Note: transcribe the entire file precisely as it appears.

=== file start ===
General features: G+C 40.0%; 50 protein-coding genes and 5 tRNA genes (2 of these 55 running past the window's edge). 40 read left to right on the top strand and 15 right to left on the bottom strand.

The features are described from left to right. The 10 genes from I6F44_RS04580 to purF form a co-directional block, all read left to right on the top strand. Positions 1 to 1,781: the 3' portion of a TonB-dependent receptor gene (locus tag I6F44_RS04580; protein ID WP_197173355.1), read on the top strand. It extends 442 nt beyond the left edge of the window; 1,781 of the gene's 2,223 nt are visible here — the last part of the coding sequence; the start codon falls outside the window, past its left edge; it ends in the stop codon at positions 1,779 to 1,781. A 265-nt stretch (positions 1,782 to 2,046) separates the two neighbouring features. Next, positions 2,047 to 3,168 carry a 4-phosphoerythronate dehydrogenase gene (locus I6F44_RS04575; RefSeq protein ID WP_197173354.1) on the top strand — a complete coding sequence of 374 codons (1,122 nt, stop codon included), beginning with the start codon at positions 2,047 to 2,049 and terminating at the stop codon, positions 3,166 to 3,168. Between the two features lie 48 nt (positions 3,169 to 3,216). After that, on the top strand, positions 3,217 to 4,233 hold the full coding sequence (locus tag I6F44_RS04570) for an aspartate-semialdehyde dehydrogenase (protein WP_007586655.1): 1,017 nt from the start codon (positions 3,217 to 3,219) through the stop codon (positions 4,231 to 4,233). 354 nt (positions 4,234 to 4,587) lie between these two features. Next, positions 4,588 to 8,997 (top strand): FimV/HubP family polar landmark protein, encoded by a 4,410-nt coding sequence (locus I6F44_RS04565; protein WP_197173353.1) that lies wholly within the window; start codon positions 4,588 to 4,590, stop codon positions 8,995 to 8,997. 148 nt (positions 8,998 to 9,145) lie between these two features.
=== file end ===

General features: G+C 40.0%; 50 protein-coding genes and 5 tRNA genes (2 of these 55 running past the window's edge). 40 read left to right on the top strand and 15 right to left on the bottom strand.

The features are described from left to right. The 10 genes from I6F44_RS04580 to purF form a co-directional block, all read left to right on the top strand. Positions 1 to 1,781: the 3' portion of a TonB-dependent receptor gene (locus tag I6F44_RS04580; protein ID WP_197173355.1), read on the top strand. It extends 442 nt beyond the left edge of the window; 1,781 of the gene's 2,223 nt are visible here — the last part of the coding sequence; the start codon falls outside the window, past its left edge; it ends in the stop codon at positions 1,779 to 1,781. A 265-nt stretch (positions 1,782 to 2,046) separates the two neighbouring features. Next, positions 2,047 to 3,168 carry a 4-phosphoerythronate dehydrogenase gene (locus I6F44_RS04575; RefSeq protein ID WP_197173354.1) on the top strand — a complete coding sequence of 374 codons (1,122 nt, stop codon included), beginning with the start codon at positions 2,047 to 2,049 and terminating at the stop codon, positions 3,166 to 3,168. Between the two features lie 48 nt (positions 3,169 to 3,216). After that, on the top strand, positions 3,217 to 4,233 hold the full coding sequence (locus tag I6F44_RS04570) for an aspartate-semialdehyde dehydrogenase (protein WP_007586655.1): 1,017 nt from the start codon (positions 3,217 to 3,219) through the stop codon (positions 4,231 to 4,233). 354 nt (positions 4,234 to 4,587) lie between these two features. Next, positions 4,588 to 8,997 (top strand): FimV/HubP family polar landmark protein, encoded by a 4,410-nt coding sequence (locus I6F44_RS04565; protein WP_197173353.1) that lies wholly within the window; start codon positions 4,588 to 4,590, stop codon positions 8,995 to 8,997. 148 nt (positions 8,998 to 9,145) lie between these two features.